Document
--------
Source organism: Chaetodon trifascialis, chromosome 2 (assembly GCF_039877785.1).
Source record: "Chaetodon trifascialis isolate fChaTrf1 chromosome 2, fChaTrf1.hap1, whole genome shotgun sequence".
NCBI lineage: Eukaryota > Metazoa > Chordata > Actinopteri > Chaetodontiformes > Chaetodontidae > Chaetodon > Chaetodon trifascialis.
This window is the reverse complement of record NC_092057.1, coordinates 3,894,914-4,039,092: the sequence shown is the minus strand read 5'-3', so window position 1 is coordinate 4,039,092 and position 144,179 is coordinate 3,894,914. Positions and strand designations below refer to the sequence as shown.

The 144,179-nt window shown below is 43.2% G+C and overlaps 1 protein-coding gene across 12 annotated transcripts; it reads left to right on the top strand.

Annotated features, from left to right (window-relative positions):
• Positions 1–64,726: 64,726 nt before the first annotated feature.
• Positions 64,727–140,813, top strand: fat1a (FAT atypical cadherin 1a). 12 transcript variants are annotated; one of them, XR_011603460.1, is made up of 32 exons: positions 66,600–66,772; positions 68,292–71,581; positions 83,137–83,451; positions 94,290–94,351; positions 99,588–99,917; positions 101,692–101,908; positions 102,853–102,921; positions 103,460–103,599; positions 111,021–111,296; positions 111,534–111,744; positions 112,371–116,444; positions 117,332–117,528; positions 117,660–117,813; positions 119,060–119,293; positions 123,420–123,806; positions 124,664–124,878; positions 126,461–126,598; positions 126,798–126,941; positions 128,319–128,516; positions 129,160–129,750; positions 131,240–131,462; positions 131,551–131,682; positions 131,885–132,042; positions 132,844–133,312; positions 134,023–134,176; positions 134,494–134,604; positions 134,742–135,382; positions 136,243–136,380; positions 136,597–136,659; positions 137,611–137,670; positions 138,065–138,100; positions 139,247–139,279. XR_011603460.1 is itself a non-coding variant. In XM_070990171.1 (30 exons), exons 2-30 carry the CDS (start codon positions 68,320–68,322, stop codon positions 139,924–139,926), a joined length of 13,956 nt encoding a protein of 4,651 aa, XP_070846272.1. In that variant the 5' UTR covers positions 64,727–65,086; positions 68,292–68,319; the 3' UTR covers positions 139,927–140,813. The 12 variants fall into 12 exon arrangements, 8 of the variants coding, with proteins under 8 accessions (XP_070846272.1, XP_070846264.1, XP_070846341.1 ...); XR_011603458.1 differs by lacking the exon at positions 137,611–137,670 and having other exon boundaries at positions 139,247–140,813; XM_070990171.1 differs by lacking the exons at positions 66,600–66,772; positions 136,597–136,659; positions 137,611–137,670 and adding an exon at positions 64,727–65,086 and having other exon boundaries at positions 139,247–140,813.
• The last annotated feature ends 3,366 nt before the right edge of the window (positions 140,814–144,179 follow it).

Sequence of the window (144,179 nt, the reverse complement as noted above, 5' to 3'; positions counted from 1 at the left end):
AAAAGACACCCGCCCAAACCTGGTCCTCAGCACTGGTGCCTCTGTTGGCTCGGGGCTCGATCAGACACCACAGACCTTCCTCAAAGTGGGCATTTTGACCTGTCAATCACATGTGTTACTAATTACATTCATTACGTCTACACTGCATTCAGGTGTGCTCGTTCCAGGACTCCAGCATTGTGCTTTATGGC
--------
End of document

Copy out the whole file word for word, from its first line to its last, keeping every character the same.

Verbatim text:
Source organism: Chaetodon trifascialis, chromosome 2 (assembly GCF_039877785.1).
Source record: "Chaetodon trifascialis isolate fChaTrf1 chromosome 2, fChaTrf1.hap1, whole genome shotgun sequence".
NCBI lineage: Eukaryota > Metazoa > Chordata > Actinopteri > Chaetodontiformes > Chaetodontidae > Chaetodon > Chaetodon trifascialis.
This window is the reverse complement of record NC_092057.1, coordinates 3,894,914-4,039,092: the sequence shown is the minus strand read 5'-3', so window position 1 is coordinate 4,039,092 and position 144,179 is coordinate 3,894,914. Positions and strand designations below refer to the sequence as shown.

The 144,179-nt window shown below is 43.2% G+C and overlaps 1 protein-coding gene across 12 annotated transcripts; it reads left to right on the top strand.

Annotated features, from left to right (window-relative positions):
• Positions 1–64,726: 64,726 nt before the first annotated feature.
• Positions 64,727–140,813, top strand: fat1a (FAT atypical cadherin 1a). 12 transcript variants are annotated; one of them, XR_011603460.1, is made up of 32 exons: positions 66,600–66,772; positions 68,292–71,581; positions 83,137–83,451; positions 94,290–94,351; positions 99,588–99,917; positions 101,692–101,908; positions 102,853–102,921; positions 103,460–103,599; positions 111,021–111,296; positions 111,534–111,744; positions 112,371–116,444; positions 117,332–117,528; positions 117,660–117,813; positions 119,060–119,293; positions 123,420–123,806; positions 124,664–124,878; positions 126,461–126,598; positions 126,798–126,941; positions 128,319–128,516; positions 129,160–129,750; positions 131,240–131,462; positions 131,551–131,682; positions 131,885–132,042; positions 132,844–133,312; positions 134,023–134,176; positions 134,494–134,604; positions 134,742–135,382; positions 136,243–136,380; positions 136,597–136,659; positions 137,611–137,670; positions 138,065–138,100; positions 139,247–139,279. XR_011603460.1 is itself a non-coding variant. In XM_070990171.1 (30 exons), exons 2-30 carry the CDS (start codon positions 68,320–68,322, stop codon positions 139,924–139,926), a joined length of 13,956 nt encoding a protein of 4,651 aa, XP_070846272.1. In that variant the 5' UTR covers positions 64,727–65,086; positions 68,292–68,319; the 3' UTR covers positions 139,927–140,813. The 12 variants fall into 12 exon arrangements, 8 of the variants coding, with proteins under 8 accessions (XP_070846272.1, XP_070846264.1, XP_070846341.1 ...); XR_011603458.1 differs by lacking the exon at positions 137,611–137,670 and having other exon boundaries at positions 139,247–140,813; XM_070990171.1 differs by lacking the exons at positions 66,600–66,772; positions 136,597–136,659; positions 137,611–137,670 and adding an exon at positions 64,727–65,086 and having other exon boundaries at positions 139,247–140,813.
• The last annotated feature ends 3,366 nt before the right edge of the window (positions 140,814–144,179 follow it).

Sequence of the window (144,179 nt, the reverse complement as noted above, 5' to 3'; positions counted from 1 at the left end):
AAAAGACACCCGCCCAAACCTGGTCCTCAGCACTGGTGCCTCTGTTGGCTCGGGGCTCGATCAGACACCACAGACCTTCCTCAAAGTGGGCATTTTGACCTGTCAATCACATGTGTTACTAATTACATTCATTACGTCTACACTGCATTCAGGTGTGCTCGTTCCAGGACTCCAGCATTGTGCTTTATGGC